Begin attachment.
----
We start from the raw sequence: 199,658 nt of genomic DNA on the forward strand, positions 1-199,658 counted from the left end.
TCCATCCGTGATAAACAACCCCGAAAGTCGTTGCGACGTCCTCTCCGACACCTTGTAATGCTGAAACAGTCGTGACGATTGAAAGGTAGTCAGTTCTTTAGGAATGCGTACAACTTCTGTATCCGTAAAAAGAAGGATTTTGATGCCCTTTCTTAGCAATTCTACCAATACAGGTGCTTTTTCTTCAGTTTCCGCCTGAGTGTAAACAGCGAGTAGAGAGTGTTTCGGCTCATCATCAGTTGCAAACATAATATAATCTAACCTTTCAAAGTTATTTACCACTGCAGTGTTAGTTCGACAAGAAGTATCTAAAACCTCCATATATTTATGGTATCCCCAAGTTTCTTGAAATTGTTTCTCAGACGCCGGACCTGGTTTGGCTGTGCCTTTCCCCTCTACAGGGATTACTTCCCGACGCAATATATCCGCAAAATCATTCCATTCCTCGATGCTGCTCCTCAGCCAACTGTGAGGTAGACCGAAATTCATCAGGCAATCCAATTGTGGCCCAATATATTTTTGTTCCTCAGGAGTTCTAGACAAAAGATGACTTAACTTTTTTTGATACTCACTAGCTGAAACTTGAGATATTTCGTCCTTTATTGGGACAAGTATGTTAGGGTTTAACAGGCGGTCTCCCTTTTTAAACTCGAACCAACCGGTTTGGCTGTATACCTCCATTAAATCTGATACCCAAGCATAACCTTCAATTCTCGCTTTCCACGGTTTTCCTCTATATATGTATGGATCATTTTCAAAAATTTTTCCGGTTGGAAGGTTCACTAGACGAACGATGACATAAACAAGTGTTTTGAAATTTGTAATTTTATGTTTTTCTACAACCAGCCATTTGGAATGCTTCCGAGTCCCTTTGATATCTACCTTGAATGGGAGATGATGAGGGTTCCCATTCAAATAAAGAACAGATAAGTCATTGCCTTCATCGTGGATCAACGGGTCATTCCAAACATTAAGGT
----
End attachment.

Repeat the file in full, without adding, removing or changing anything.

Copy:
We start from the raw sequence: 199,658 nt of genomic DNA on the forward strand, positions 1-199,658 counted from the left end.
TCCATCCGTGATAAACAACCCCGAAAGTCGTTGCGACGTCCTCTCCGACACCTTGTAATGCTGAAACAGTCGTGACGATTGAAAGGTAGTCAGTTCTTTAGGAATGCGTACAACTTCTGTATCCGTAAAAAGAAGGATTTTGATGCCCTTTCTTAGCAATTCTACCAATACAGGTGCTTTTTCTTCAGTTTCCGCCTGAGTGTAAACAGCGAGTAGAGAGTGTTTCGGCTCATCATCAGTTGCAAACATAATATAATCTAACCTTTCAAAGTTATTTACCACTGCAGTGTTAGTTCGACAAGAAGTATCTAAAACCTCCATATATTTATGGTATCCCCAAGTTTCTTGAAATTGTTTCTCAGACGCCGGACCTGGTTTGGCTGTGCCTTTCCCCTCTACAGGGATTACTTCCCGACGCAATATATCCGCAAAATCATTCCATTCCTCGATGCTGCTCCTCAGCCAACTGTGAGGTAGACCGAAATTCATCAGGCAATCCAATTGTGGCCCAATATATTTTTGTTCCTCAGGAGTTCTAGACAAAAGATGACTTAACTTTTTTTGATACTCACTAGCTGAAACTTGAGATATTTCGTCCTTTATTGGGACAAGTATGTTAGGGTTTAACAGGCGGTCTCCCTTTTTAAACTCGAACCAACCGGTTTGGCTGTATACCTCCATTAAATCTGATACCCAAGCATAACCTTCAATTCTCGCTTTCCACGGTTTTCCTCTATATATGTATGGATCATTTTCAAAAATTTTTCCGGTTGGAAGGTTCACTAGACGAACGATGACATAAACAAGTGTTTTGAAATTTGTAATTTTATGTTTTTCTACAACCAGCCATTTGGAATGCTTCCGAGTCCCTTTGATATCTACCTTGAATGGGAGATGATGAGGGTTCCCATTCAAATAAAGAACAGATAAGTCATTGCCTTCATCGTGGATCAACGGGTCATTCCAAACATTAAGGT